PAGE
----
Tuesday, 5 June 2012

Local Love - Grandpa was right

Fact 1: I am really excited and passionate about my new Local Love project

Fact 2: I did an absolutely horrendous job trying to express that in my last post

Fact 3: I am going to do my best to start over and hopefully get you all as excited about Local Love as I am

I must admit growing up, I had a pretty idyllic childhood.

I grew up in a little quiet rural town where everyone knows everyone some how. The fields of the Zutt's produce farm bordered the edge of our backyard. The cows and horses that lived up the street always welcomed our visits as we rode past on our bike. And most of my afternoons were spent exploring the vast fields and forests nearby. It is the stuff that country western songs are made of.

Really trying to get to know these ducks
I also had an amazing nature-loving grandpa, who along with giving me all of his worst genes, also fostered my love of baking, gardening, and nature. Grandpa was definitely my kindred spirit. Growing up we were like Frick and Frack. Two peas in a pod. Where ever Grandpa went I was sure to be found following close behind, hanging on his every word. I adored him and he doted hopelessly on me.

So as I sit here, almost 15 years since I had to say goodbye to that amazing man, and I am still struck by how often I recognize his influence in my daily life and think fondly of the time we spent together. Grandpa and I spent endless summer days driving around to local farms to pick fresh strawberries for jam and to harvest cherries for our pies. We spent all summer puttering in the garden, trying to get those tomatoes just so. And hours were spent on his little fishing boat up north trying to catch the biggest musky in the lake to bring home for dinner.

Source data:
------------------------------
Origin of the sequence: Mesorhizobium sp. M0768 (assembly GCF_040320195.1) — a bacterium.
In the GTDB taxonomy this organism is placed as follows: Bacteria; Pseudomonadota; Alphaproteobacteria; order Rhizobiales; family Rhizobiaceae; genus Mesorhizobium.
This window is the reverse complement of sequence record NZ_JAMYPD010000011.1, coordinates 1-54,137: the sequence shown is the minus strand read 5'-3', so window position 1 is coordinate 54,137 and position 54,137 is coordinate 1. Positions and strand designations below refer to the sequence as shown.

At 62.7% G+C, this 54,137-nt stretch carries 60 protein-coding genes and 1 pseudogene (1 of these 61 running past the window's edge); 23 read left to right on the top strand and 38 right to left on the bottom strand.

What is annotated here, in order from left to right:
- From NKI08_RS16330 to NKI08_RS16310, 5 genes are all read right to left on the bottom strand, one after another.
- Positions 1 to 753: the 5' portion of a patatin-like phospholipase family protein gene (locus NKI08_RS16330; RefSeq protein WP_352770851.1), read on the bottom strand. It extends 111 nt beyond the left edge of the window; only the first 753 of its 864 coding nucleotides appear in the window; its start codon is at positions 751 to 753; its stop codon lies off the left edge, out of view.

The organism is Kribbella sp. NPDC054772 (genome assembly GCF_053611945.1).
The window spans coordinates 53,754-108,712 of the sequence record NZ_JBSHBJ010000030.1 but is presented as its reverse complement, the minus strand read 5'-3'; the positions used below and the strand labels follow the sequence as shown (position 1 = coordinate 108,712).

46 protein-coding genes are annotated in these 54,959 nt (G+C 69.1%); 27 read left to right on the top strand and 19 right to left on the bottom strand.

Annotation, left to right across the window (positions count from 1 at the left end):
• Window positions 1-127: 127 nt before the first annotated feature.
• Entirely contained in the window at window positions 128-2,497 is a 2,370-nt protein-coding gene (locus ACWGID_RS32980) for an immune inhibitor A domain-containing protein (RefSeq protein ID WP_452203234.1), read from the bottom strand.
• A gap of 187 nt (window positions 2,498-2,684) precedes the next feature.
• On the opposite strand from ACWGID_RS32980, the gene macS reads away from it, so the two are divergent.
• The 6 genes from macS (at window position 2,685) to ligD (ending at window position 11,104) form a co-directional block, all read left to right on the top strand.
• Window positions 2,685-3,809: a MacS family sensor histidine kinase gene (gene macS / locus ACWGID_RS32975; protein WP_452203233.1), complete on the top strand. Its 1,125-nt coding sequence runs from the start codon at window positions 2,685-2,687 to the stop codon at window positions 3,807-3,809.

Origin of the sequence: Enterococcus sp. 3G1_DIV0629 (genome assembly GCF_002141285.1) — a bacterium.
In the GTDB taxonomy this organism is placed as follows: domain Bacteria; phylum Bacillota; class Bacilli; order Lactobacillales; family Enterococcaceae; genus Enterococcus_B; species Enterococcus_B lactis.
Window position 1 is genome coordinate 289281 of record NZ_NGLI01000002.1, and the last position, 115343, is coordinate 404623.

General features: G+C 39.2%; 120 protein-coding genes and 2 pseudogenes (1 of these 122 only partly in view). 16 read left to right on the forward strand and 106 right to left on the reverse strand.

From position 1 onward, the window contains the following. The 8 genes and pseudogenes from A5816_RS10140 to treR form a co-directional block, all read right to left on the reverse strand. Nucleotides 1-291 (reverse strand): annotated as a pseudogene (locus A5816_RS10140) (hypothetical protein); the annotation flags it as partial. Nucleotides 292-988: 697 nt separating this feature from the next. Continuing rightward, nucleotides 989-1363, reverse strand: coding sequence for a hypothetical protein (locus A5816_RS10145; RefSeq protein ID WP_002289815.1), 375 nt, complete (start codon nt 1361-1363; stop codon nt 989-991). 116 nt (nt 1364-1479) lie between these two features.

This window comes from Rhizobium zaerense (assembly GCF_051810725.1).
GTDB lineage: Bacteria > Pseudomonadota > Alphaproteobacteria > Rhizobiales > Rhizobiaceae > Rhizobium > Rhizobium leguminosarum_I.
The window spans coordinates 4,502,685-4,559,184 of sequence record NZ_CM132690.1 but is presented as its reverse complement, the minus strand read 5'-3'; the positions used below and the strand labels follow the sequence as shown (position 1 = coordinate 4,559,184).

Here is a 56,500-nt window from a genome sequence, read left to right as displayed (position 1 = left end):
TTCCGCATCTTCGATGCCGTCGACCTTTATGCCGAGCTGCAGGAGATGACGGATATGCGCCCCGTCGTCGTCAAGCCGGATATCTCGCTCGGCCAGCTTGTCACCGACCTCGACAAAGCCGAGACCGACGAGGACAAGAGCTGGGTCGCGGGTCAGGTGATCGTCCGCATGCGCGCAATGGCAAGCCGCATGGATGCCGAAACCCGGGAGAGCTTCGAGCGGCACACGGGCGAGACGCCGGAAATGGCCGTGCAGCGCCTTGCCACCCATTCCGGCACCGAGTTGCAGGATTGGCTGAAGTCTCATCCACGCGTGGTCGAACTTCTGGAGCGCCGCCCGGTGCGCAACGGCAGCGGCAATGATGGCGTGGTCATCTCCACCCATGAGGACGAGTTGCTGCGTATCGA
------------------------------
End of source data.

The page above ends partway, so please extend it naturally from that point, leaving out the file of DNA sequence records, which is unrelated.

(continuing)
This is the 1st musky I ever reeled in by myself
I learned to love my food and the farmers who grew it a LONG time ago. So imagine my surprise, when the documentaries Food Inc and FARMAGEDDON recently revealed that those beautiful, idyllic farms I remember from my childhood are not actually representative of where my food is coming from.

In fact, despite having many farms dotting the countryside surrounding Toronto the average shopping basket from one of our downtown grocery stores likely traveled an average distance of 5364 kilometers (or 3333 miles). EEK! We continue to import the very same food we actually grow here - and then export what we produce. And now that food is no longer sold and eaten near to where it is grown or produced, we needlessly use energy to transport what could have been produced nearby. That just doesn't seem to make much sense to me.

I don't approve of toll this process takes on our already taxed environment, or the pressure this kind of "Agri-Business" places on our local farmers.

So I am adopting a Locavore Mindset:  

If you can grow it here, then I won't buy it from there.

So today took my first step and I picked up my very first CSA Produce Box from Culinarium. And I know that I am getting fresh organic vegetables grown by Mervin Miller from Aylmer Ontario.

I want to return to that fresh, beautiful, nutritious, and delicious food I remember. I want to take a step back from all the crazy training and fuss about diets and calorie-counting. I want to cut out all the heavily processed junk that lines my cupboards and get back to a simpler time. I want to take care of my defective little body and train for my upcoming Marathon by focusing on fueling my body with Real, Locally Grown, Organic, food.

And I think this might be a step in the right direction.
Love Your Favourite Darwinian Fail,